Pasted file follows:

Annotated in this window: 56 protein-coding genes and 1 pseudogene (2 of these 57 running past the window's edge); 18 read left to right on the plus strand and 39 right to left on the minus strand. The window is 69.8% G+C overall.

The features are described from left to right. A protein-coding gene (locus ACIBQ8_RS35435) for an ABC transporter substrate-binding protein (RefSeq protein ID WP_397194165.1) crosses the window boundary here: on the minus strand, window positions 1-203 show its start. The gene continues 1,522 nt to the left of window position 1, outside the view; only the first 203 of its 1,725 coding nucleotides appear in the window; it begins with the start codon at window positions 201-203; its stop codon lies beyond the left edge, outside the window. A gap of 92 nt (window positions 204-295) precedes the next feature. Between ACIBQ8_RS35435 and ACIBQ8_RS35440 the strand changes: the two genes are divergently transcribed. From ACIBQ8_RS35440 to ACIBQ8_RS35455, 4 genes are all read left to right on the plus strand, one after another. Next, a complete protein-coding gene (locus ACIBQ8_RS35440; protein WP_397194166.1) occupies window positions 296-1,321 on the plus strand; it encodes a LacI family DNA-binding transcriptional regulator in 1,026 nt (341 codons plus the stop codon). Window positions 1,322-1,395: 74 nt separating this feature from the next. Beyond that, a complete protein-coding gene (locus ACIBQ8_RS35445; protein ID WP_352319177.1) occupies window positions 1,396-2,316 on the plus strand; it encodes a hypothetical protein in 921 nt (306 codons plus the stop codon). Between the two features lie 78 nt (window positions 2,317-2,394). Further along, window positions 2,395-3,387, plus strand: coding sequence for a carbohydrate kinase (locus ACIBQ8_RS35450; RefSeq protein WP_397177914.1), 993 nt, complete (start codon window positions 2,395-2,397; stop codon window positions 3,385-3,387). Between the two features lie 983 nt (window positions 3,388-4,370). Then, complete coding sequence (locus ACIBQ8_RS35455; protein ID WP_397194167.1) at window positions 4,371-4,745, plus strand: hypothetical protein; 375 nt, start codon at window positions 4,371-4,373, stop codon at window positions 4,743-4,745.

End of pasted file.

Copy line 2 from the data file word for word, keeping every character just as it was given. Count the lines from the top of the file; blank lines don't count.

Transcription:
The features are described from left to right. A protein-coding gene (locus ACIBQ8_RS35435) for an ABC transporter substrate-binding protein (RefSeq protein ID WP_397194165.1) crosses the window boundary here: on the minus strand, window positions 1-203 show its start. The gene continues 1,522 nt to the left of window position 1, outside the view; only the first 203 of its 1,725 coding nucleotides appear in the window; it begins with the start codon at window positions 201-203; its stop codon lies beyond the left edge, outside the window. A gap of 92 nt (window positions 204-295) precedes the next feature. Between ACIBQ8_RS35435 and ACIBQ8_RS35440 the strand changes: the two genes are divergently transcribed. From ACIBQ8_RS35440 to ACIBQ8_RS35455, 4 genes are all read left to right on the plus strand, one after another. Next, a complete protein-coding gene (locus ACIBQ8_RS35440; protein WP_397194166.1) occupies window positions 296-1,321 on the plus strand; it encodes a LacI family DNA-binding transcriptional regulator in 1,026 nt (341 codons plus the stop codon). Window positions 1,322-1,395: 74 nt separating this feature from the next. Beyond that, a complete protein-coding gene (locus ACIBQ8_RS35445; protein ID WP_352319177.1) occupies window positions 1,396-2,316 on the plus strand; it encodes a hypothetical protein in 921 nt (306 codons plus the stop codon). Between the two features lie 78 nt (window positions 2,317-2,394). Further along, window positions 2,395-3,387, plus strand: coding sequence for a carbohydrate kinase (locus ACIBQ8_RS35450; RefSeq protein WP_397177914.1), 993 nt, complete (start codon window positions 2,395-2,397; stop codon window positions 3,385-3,387). Between the two features lie 983 nt (window positions 3,388-4,370). Then, complete coding sequence (locus ACIBQ8_RS35455; protein ID WP_397194167.1) at window positions 4,371-4,745, plus strand: hypothetical protein; 375 nt, start codon at window positions 4,371-4,373, stop codon at window positions 4,743-4,745.